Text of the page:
How to stay safe from the flu this winterby Sally Blundell
According to research, soap and water are more effective at removing the flu virus than alcohol-based hand-rubs.
- Stay at home until at least 24 hours after the fever is gone.
- Keep warm and rest.
- Maintain fluid intake.
- Wash your hands with soapy water and dry thoroughly.
- Cover your nose and mouth when you cough or sneeze.
- Seek advice if things are not getting better – call Healthline (0800 611 116) or contact your GP.
Some viruses can live on surfaces for 24 hours. So, although they’re transmitted by physical contact or the droplets propelled by coughs and sneezes, if you touch a doorknob, lift button or supermarket trolley with viruses on them and then touch your own eyes, mouth or nose, you are at risk.
The easiest way to avoid this is to wash your hands. Soap and water are more effective than alcohol-based hand-rubs at removing the influenza virus and human rhinovirus – the cause of many colds – according to a 2012 study in the Journal of Medical Virology. Alcohol-based cleaners eliminate bacteria better, according to most studies, but alcohol doesn’t kill everything – and certain viruses and bacterial spores aren’t affected. It’s not that soap and water actually kill viruses and germs; they don’t. But they mechanically remove them from your skin.
The Harvard Medical School has four tips for good hand hygiene:
- Don’t scrub: Scrubbing can damage your skin and create cracks and small cuts that give viruses and bacteria a place to grow.
- Keep your fingernails short: Bacteria like the areas under your fingernails and long nails make it difficult to keep those areas clean.
- Use hand lotion if your hands are prone to skin cracks: This is especially important during winter.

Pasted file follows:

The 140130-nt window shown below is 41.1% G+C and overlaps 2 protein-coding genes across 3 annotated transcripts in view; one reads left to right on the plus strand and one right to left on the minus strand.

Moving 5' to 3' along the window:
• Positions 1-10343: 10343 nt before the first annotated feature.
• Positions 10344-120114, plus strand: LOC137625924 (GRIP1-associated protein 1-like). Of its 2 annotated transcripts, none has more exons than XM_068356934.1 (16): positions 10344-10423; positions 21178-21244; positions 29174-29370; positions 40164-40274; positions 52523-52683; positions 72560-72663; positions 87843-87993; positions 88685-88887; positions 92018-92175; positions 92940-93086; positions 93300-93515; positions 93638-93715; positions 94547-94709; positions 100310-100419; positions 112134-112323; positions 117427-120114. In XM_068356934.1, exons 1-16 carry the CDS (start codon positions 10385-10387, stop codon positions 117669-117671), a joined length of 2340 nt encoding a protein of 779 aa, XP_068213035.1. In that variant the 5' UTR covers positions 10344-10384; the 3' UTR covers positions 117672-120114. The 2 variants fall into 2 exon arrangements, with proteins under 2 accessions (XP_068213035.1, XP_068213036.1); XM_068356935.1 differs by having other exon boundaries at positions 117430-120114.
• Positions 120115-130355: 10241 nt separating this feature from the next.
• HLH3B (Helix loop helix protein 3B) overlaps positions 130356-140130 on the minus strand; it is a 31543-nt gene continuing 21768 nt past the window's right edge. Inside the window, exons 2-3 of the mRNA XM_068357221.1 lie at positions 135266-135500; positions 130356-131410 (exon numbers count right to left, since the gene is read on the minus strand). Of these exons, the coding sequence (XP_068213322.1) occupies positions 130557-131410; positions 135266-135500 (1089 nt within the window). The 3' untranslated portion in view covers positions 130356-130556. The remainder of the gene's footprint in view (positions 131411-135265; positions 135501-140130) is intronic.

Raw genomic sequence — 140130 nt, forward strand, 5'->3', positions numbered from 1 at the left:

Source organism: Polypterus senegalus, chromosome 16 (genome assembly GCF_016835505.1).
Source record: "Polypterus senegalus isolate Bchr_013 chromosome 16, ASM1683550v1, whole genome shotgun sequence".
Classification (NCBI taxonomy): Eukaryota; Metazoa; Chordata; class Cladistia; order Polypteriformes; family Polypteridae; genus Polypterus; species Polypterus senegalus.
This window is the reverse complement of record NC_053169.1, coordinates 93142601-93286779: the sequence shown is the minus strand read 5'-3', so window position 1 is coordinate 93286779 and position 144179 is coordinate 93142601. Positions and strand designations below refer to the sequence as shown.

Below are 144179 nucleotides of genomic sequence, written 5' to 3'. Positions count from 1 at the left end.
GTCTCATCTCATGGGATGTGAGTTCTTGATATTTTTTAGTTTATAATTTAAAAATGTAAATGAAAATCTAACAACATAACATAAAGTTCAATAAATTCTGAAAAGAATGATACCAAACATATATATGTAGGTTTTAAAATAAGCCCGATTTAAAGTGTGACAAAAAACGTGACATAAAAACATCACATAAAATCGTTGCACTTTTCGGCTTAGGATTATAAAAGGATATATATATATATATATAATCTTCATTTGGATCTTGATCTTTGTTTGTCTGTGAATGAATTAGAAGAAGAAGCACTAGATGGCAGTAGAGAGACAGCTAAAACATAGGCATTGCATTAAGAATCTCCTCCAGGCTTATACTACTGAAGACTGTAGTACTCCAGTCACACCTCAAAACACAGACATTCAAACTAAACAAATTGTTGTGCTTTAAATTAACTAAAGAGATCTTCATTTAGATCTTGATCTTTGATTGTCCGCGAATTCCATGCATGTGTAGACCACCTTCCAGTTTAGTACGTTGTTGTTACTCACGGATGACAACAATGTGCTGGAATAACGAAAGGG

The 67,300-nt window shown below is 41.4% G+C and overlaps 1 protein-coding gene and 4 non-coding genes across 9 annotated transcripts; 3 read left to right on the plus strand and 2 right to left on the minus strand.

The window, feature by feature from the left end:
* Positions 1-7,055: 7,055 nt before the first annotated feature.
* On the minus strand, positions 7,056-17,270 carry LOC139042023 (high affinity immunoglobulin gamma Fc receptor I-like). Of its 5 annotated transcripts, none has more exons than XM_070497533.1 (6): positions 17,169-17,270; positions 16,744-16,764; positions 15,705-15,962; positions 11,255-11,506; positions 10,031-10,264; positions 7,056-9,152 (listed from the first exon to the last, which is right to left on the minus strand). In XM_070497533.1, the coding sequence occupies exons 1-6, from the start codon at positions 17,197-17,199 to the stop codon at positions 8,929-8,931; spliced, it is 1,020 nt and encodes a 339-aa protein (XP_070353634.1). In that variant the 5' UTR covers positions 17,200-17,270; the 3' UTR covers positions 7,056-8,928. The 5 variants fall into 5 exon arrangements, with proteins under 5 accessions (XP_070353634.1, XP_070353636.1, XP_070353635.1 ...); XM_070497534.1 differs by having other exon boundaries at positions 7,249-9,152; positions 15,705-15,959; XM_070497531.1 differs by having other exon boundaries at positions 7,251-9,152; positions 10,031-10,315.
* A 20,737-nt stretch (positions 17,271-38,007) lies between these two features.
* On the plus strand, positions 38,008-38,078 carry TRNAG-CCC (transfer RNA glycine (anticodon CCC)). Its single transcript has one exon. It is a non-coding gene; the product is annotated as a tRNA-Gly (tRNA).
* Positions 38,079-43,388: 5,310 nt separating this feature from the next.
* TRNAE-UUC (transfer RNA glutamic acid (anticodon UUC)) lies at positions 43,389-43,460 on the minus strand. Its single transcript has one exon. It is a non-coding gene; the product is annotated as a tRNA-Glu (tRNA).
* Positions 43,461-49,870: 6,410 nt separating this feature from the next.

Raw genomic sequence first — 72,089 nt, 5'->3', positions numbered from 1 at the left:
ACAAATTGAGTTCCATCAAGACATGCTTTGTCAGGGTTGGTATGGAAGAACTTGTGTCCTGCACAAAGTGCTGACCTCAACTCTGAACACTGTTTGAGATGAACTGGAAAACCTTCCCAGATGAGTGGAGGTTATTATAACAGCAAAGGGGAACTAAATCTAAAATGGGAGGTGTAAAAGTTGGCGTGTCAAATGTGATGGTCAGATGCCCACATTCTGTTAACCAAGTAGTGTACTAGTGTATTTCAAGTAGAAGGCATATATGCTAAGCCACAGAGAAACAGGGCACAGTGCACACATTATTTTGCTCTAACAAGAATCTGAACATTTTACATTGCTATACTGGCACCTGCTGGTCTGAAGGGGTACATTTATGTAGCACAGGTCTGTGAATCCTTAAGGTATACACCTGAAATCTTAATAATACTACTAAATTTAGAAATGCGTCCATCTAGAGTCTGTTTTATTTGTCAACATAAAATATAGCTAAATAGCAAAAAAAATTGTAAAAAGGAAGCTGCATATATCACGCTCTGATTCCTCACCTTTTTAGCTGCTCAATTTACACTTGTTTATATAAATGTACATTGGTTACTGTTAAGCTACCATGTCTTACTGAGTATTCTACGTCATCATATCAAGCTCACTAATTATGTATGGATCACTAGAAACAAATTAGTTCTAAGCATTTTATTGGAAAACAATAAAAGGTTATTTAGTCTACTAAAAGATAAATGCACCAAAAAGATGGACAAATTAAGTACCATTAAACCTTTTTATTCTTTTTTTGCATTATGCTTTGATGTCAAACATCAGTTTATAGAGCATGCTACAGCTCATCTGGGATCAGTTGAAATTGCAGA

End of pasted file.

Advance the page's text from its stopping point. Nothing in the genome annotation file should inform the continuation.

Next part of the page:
- Don’t hurry: It is important not just to wash but to properly dry your hands. To do it properly takes about a minute. Wash your hands for as long as it takes to slowly sing one chorus of Happy Birthday.
In a 2012 issue of the New Zealand Medical Journal, the Auckland District Health Board reported a marked reduction in Staphylococcus aureus infections among patients after it implemented the Hand Hygiene New Zealand programme and increased healthcare workers’ compliance with hand-hygiene regulations from 35% to 60%.
However, a University of Otago study reported in 2015 that installing hand-sanitiser dispensers in classrooms in 68 South Island primary schools to supplement normal hand-hygiene practices had no effect on absence rates due to winter illnesses. Yet at least one of the schools kept the dispensers because they believed these made a difference – if only to reinforce the hand-washing habit.
Other studies have shown that using too small an amount of alcohol-based rubs – one squirt – is no better than soap and water. So use several squirts. Ensure all surfaces of your hands have contact with the alcohol.
As Nelson infectious diseases specialist Richard Everts told the Listener two years ago, even if we don’t have definitive evidence about the benefit of alcohol-based hand sanitisers, at least they do no harm. “They’re reasonably cheap, not too big to carry round, don’t damage the environment and they’re not toxic. And it’s not like using antibiotics – bugs will never get resistant to alcohol.”
This article was first published in the June 9, 2018 issue of the New Zealand Listener.
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